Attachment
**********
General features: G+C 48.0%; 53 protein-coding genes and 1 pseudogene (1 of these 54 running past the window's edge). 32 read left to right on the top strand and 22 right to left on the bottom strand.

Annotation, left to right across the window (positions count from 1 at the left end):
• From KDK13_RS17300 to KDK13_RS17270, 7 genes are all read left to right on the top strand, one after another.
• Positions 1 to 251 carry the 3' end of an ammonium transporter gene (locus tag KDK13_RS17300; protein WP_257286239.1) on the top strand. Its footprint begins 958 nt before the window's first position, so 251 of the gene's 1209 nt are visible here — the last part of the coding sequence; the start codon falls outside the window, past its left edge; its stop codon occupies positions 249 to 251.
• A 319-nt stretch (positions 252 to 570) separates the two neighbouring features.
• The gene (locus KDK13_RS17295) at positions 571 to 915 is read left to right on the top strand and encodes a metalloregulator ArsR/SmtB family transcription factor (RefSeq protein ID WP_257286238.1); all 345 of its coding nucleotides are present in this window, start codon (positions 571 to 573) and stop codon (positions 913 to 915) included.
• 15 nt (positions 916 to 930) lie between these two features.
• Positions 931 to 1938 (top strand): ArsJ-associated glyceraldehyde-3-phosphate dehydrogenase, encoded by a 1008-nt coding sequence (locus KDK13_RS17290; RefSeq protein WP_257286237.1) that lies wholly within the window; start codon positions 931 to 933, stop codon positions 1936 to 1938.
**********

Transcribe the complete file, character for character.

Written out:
General features: G+C 48.0%; 53 protein-coding genes and 1 pseudogene (1 of these 54 running past the window's edge). 32 read left to right on the top strand and 22 right to left on the bottom strand.

Annotation, left to right across the window (positions count from 1 at the left end):
• From KDK13_RS17300 to KDK13_RS17270, 7 genes are all read left to right on the top strand, one after another.
• Positions 1 to 251 carry the 3' end of an ammonium transporter gene (locus tag KDK13_RS17300; protein WP_257286239.1) on the top strand. Its footprint begins 958 nt before the window's first position, so 251 of the gene's 1209 nt are visible here — the last part of the coding sequence; the start codon falls outside the window, past its left edge; its stop codon occupies positions 249 to 251.
• A 319-nt stretch (positions 252 to 570) separates the two neighbouring features.
• The gene (locus KDK13_RS17295) at positions 571 to 915 is read left to right on the top strand and encodes a metalloregulator ArsR/SmtB family transcription factor (RefSeq protein ID WP_257286238.1); all 345 of its coding nucleotides are present in this window, start codon (positions 571 to 573) and stop codon (positions 913 to 915) included.
• 15 nt (positions 916 to 930) lie between these two features.
• Positions 931 to 1938 (top strand): ArsJ-associated glyceraldehyde-3-phosphate dehydrogenase, encoded by a 1008-nt coding sequence (locus KDK13_RS17290; RefSeq protein WP_257286237.1) that lies wholly within the window; start codon positions 931 to 933, stop codon positions 1936 to 1938.